• Servizio compresoThe tip (call it the "servizio") is often included in the bill, so always ask. Many restaurants include the servizio (service charge) of 10–15%. This fact—and the precise amount—is usually printed somewhere on the menu (look for some fine print–style, italicized text near the bottom or on the back). It will either say servizio incluso or servizio compreso, sometimes with a percentage. If it says servizio non incluso or servizio non compreso, tip is not included and you should leave the usual 10%–15%. (In some cases—as in the picture on the right—coperto and servizio are inlcuded. Sweet!)

    You can also always just ask the waiter: "É incluso il servizio" ("Is service included?"). If the answer is yes, that covers your tip—though it's customary to leave behind an extra Euro per person if service was extra-good. If the answer is no, tip 15% or so as you usually would.
  • Every restaurant is closed one day a week. By law, restaurants must take a giorno di riposo (sometimes the sign says "chiuso per turno"). This will be posted prominently on the door or on the wall above the cash register. The law exists to make sure the staff gets one day a week off. For most restaurants, the overwhelmingly popular choice of day to take off is Monday; second most popular is Sunday; many close after Sunday lunch and only reopen on Tuesday.

Dining tips

  • "Pane e coperto" is not a scam: Nearly all Italian restaurants have an unavoidable pane e coperto ("bread and cover" charge) of anything from €1 to €15—though most often €2 to €5—per person that is automatically added on to your bill. This is perfectly normal, and perfectly legal (though a few, trendy restaurants make a big deal about not charging it).
  • The house wine is usually perfectly fine, if not excellent (plus, you can order quarter- and half-carafes rather than a full bottle), or let the waiter help pick out a wine to go with your meal.
  • Food is cheaper standing up. Order and eat standing at the bar and you will pay the lowest price; sit at a table and you will be charged a higher price for "table service." In some places, sitting at an outdoor costs even more.
  • At a cafe, you pay before you consume: At any Italian cafe, bar, or gelateria, you don't just saunter up to the bar and order your cappuccino, Campari, or two scoops of cioccolato. Go first to the cashier (sometimes at her or his own little counter in a corner) to order what you want and pay for it. Only then can you take the receipt back up to the counter, where you put the receipt down (traditionally along with a small coin as a tip) and repeat your order to the barrista. Silly? Yes, but that's how it's done.
  • Go with the flow. Order the local specialty—fish in Venice, steak in Florence, tortellini in Bologna.
  • Be nosy, ask lots of questions. Look around the room and politely point and ask what other people are eating if it looks good.
  • For culinary variety, ask if there's a bis dei primi or tris dei primi (sampler plate of two or three first courses) so you can try several at once.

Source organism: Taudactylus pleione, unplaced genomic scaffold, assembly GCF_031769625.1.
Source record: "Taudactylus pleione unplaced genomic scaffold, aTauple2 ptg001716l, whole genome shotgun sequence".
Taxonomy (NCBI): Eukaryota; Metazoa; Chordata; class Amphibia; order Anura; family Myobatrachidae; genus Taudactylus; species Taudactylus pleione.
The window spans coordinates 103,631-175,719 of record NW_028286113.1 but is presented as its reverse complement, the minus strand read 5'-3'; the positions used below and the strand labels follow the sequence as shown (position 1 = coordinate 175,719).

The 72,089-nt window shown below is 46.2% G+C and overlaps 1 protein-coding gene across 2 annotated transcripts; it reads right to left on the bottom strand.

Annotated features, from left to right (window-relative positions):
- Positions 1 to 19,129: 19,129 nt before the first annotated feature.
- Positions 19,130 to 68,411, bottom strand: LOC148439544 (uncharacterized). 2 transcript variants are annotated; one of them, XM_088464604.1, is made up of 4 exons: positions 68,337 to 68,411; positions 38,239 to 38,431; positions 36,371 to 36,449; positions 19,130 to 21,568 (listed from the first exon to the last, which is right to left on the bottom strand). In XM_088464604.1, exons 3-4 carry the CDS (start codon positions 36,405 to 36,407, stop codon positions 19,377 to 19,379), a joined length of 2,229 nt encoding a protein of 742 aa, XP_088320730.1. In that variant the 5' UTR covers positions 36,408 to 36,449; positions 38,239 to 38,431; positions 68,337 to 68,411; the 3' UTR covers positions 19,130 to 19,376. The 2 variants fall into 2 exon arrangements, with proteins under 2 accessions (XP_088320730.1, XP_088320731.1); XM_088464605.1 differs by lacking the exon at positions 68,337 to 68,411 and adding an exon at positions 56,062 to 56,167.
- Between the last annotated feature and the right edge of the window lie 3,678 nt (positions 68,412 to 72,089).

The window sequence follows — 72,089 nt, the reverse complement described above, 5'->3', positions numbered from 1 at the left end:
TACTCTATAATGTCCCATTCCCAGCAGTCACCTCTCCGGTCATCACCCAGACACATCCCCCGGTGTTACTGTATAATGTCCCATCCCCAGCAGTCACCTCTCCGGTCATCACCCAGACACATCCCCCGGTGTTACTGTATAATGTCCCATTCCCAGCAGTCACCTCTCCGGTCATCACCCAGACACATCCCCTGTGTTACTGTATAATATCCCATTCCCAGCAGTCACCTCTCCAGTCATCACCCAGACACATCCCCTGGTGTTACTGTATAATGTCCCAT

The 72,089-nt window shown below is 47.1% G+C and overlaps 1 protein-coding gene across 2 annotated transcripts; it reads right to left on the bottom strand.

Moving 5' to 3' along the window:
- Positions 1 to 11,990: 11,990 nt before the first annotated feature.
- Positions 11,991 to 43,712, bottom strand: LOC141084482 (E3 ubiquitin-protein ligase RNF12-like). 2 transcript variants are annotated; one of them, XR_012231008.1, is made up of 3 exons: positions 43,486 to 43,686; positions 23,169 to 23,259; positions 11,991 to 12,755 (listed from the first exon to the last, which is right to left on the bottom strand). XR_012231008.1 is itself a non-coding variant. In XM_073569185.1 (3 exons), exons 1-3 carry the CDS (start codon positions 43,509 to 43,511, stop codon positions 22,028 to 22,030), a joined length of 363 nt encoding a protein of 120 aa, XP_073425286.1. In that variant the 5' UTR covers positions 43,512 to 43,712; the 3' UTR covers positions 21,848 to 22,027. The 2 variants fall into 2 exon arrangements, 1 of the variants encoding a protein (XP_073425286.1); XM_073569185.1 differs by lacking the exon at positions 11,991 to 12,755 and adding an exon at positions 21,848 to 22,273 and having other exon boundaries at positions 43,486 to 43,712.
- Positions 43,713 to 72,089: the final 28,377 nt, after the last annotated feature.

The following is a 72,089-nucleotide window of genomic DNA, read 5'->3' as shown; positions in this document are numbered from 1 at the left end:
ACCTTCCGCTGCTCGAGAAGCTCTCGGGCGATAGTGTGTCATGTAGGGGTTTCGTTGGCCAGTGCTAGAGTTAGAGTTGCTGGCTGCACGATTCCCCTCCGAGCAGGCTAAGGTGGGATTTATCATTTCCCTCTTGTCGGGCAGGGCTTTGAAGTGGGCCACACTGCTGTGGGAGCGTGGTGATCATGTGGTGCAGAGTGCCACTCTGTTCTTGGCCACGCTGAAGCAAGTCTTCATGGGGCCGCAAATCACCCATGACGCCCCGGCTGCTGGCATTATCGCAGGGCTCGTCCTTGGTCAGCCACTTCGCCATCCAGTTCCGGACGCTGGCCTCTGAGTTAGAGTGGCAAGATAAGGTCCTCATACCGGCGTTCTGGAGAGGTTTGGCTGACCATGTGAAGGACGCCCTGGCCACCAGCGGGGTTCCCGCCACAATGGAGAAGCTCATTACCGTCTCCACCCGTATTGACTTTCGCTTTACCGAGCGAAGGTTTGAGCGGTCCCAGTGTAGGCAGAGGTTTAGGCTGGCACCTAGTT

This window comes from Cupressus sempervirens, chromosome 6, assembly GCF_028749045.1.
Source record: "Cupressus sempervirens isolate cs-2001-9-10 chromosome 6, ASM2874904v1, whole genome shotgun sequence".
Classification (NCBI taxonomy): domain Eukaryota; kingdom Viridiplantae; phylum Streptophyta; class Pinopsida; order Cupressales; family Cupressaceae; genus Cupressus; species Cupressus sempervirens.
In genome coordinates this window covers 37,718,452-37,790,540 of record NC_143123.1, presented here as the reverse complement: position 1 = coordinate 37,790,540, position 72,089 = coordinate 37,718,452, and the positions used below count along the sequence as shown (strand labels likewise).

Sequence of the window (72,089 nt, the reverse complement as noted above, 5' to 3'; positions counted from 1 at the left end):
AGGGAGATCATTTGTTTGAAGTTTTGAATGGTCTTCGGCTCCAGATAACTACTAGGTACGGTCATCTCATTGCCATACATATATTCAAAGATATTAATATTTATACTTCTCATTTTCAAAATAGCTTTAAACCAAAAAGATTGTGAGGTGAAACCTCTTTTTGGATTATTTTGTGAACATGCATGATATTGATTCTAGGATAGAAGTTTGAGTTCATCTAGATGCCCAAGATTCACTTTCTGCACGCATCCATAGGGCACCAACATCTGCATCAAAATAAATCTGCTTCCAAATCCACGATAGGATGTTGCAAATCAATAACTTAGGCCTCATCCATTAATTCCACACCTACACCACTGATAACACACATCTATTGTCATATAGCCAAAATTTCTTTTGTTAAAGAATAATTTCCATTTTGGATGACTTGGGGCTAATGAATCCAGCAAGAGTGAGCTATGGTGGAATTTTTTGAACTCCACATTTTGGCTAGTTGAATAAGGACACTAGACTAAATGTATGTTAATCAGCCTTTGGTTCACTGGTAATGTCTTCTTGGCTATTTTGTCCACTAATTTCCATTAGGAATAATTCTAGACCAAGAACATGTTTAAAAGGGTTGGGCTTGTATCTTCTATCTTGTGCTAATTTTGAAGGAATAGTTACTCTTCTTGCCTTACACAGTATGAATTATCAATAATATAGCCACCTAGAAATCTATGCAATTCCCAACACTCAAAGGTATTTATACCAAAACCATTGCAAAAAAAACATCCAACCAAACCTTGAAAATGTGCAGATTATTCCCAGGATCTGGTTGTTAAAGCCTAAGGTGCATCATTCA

• Be adventurous. Have fun, sample the local chow. Don't go through Italy leaving a trail of just spaghetti pomodoro (tomato sauce) and pollo alle brace (grilled chicken) in your wake. Ask what the specialty of the house is. Try the tripe and sample the squid. Let the waiter suggest to you his favorite dish—or trust him to put together the whole meal and surprise you with each course.
  • Reservations are rarely necessary, but always wise. Save for a few higher end restaurants (and some in the countryside), you never need to make a reservation. However, I find Murphy's Law applies: if it's a restaurant you're dying to try and you don't call ahead, there will be no tables available when you show up at the door. If you do call ahead, you'll be one of only a handful of people in the place, making you feel slightly foolish for having phoned ahead. Of maybe that's just my luck. Either way, booking a table is the wiser choice.
  • Don't over-tip by accident! Again, always glance at the bottom of the menu (including front and back covers) to see if there is a line about "servizio incluso." This means the service charge is included and you do not need to leave a tip (though for exceptional service in a fine restaurant, it is customary to leave an extra euro or so per person). If nothing of the sort is printed on the menu—or you are simply unsure——just ask: "É incluso il servizio?" (eh een-CLOO-soh eel sair-VEET-zeeo?) to find out where service is included. If it is not, leave an extra 10%.
  • Tourist menus: The concept of a bargain prix-fixe menu is not popular in Italy. Some restaurants do offer "tourist menus," which usually entails a choice from among two or three basic first courses (read: different pasta shapes, all in plain tomato sauce), a second course of roast chicken or a veal cutlet, and some water or wine and bread. With very few exceptions, tourist menus tend to live up to their name, appearing only at the sort of tourist-pandering restaurant that the locals wisely steer clear of. On the other hand, a pricier menu degustazione ("tasting menu") will offer the best dishes of which the chef is not proud—and is priced accordingly. » more